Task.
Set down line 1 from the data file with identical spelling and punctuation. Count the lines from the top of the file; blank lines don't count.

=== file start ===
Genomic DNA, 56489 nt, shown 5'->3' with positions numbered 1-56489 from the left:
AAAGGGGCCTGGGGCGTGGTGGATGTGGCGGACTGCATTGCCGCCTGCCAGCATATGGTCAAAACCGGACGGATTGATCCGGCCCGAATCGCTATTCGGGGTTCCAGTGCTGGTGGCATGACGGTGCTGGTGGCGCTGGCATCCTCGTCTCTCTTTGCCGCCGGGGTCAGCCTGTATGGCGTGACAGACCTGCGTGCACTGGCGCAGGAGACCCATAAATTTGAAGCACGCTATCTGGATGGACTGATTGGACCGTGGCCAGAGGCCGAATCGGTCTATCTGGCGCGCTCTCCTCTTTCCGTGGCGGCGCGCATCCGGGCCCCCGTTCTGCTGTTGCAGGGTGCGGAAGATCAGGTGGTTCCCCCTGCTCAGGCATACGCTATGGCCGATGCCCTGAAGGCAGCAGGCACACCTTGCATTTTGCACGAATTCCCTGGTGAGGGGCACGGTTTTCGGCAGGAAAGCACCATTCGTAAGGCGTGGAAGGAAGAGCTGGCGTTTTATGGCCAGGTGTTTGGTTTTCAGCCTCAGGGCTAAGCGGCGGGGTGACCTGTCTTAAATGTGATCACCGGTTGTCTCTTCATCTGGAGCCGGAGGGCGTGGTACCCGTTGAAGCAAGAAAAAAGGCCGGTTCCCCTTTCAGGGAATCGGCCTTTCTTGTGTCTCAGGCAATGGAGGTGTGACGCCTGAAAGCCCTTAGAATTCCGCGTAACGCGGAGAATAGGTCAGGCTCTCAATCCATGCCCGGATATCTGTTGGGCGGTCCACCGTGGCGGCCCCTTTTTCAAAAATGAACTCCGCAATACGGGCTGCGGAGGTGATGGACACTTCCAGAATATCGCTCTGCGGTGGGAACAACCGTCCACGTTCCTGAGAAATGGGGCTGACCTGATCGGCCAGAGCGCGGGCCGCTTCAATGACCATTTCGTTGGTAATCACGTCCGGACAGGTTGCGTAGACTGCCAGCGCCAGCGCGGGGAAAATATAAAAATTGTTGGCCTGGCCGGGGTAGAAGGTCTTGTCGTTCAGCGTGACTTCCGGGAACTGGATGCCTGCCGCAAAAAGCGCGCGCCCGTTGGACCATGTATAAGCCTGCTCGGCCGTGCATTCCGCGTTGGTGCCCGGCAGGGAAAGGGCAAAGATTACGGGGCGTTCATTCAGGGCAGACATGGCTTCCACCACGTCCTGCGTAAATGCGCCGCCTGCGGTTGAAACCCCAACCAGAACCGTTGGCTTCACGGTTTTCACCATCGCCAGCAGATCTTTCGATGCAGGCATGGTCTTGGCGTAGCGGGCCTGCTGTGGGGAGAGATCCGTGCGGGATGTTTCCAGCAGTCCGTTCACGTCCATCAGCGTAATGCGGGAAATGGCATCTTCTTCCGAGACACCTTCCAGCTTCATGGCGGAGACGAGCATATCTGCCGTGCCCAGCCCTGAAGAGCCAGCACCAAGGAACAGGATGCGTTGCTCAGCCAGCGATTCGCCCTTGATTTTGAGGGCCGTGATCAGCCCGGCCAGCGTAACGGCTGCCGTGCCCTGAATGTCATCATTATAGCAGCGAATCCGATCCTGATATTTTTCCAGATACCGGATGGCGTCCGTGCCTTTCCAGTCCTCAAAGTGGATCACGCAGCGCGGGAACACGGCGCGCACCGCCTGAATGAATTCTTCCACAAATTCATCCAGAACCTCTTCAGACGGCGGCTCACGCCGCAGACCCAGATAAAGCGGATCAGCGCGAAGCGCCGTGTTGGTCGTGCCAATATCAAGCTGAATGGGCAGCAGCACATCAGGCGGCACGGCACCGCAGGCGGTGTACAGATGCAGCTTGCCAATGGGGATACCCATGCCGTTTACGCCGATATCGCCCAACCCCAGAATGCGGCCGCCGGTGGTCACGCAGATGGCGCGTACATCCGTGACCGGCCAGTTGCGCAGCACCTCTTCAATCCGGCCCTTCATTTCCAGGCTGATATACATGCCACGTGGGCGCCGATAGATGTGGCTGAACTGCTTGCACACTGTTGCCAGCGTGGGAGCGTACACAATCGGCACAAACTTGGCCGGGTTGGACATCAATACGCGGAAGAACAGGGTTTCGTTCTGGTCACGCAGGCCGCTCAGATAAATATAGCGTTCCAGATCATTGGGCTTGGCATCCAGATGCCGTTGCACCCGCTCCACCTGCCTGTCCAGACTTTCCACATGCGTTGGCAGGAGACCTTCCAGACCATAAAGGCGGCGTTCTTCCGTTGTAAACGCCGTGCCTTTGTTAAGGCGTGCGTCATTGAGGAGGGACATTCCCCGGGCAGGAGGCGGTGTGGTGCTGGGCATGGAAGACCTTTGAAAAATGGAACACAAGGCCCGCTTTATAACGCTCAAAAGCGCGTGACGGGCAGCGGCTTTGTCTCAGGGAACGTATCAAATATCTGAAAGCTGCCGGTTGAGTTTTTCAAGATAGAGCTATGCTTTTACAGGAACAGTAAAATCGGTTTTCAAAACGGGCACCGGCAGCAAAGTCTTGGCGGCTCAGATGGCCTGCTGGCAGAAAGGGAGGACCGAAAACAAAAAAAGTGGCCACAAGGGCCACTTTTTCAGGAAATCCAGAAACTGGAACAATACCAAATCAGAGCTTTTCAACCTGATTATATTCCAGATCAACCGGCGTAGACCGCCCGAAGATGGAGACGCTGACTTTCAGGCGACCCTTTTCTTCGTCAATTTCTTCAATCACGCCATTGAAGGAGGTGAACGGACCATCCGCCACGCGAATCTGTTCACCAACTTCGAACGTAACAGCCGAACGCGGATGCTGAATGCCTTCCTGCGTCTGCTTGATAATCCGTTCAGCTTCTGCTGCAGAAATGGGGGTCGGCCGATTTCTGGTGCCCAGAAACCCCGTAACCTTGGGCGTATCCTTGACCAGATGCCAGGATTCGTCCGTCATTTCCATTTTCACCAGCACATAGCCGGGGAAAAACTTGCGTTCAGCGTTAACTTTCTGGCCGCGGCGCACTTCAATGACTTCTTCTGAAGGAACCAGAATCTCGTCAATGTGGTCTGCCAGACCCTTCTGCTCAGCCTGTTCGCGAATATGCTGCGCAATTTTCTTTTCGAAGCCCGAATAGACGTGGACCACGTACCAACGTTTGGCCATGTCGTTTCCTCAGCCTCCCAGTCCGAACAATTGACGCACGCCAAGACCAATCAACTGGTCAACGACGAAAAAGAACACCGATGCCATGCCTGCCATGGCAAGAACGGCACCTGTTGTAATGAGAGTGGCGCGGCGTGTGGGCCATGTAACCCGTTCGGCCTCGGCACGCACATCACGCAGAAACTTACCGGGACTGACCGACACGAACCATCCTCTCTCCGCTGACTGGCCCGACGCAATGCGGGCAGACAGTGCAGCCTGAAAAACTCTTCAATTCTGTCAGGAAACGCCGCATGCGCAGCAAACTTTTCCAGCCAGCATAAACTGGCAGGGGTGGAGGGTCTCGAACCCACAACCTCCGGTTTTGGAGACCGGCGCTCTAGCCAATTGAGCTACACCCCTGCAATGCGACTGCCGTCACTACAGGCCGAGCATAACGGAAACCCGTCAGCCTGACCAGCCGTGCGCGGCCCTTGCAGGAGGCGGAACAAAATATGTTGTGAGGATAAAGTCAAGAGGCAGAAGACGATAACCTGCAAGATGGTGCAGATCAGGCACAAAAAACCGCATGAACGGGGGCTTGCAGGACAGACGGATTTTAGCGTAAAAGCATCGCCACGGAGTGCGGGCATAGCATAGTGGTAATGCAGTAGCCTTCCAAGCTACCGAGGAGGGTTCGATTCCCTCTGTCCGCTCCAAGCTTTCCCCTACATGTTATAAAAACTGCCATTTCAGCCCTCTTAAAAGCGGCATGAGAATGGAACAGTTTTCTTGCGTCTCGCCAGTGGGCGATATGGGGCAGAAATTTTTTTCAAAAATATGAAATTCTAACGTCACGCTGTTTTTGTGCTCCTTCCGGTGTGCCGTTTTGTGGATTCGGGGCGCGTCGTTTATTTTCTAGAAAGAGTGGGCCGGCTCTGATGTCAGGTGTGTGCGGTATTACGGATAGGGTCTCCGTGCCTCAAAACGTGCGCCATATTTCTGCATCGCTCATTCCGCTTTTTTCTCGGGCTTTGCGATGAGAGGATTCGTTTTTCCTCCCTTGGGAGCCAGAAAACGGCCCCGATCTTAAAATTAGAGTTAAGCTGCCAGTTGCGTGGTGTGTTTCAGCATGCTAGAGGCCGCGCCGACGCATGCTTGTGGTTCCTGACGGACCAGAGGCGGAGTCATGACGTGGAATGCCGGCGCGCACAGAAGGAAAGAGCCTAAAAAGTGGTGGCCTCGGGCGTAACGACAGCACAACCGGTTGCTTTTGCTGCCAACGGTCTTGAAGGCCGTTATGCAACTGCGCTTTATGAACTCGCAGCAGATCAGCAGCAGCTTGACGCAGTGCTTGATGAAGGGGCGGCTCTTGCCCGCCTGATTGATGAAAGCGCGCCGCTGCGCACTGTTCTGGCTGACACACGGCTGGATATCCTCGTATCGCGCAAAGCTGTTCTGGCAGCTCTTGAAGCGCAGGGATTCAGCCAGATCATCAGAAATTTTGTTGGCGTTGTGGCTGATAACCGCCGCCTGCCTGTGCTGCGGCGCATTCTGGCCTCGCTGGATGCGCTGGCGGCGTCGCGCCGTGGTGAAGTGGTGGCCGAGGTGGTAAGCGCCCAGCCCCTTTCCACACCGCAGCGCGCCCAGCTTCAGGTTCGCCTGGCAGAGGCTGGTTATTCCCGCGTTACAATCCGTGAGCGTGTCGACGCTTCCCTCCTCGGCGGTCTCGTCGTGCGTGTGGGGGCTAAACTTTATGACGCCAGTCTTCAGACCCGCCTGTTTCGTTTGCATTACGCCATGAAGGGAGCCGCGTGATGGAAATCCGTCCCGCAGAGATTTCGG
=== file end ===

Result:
Genomic DNA, 56489 nt, shown 5'->3' with positions numbered 1-56489 from the left: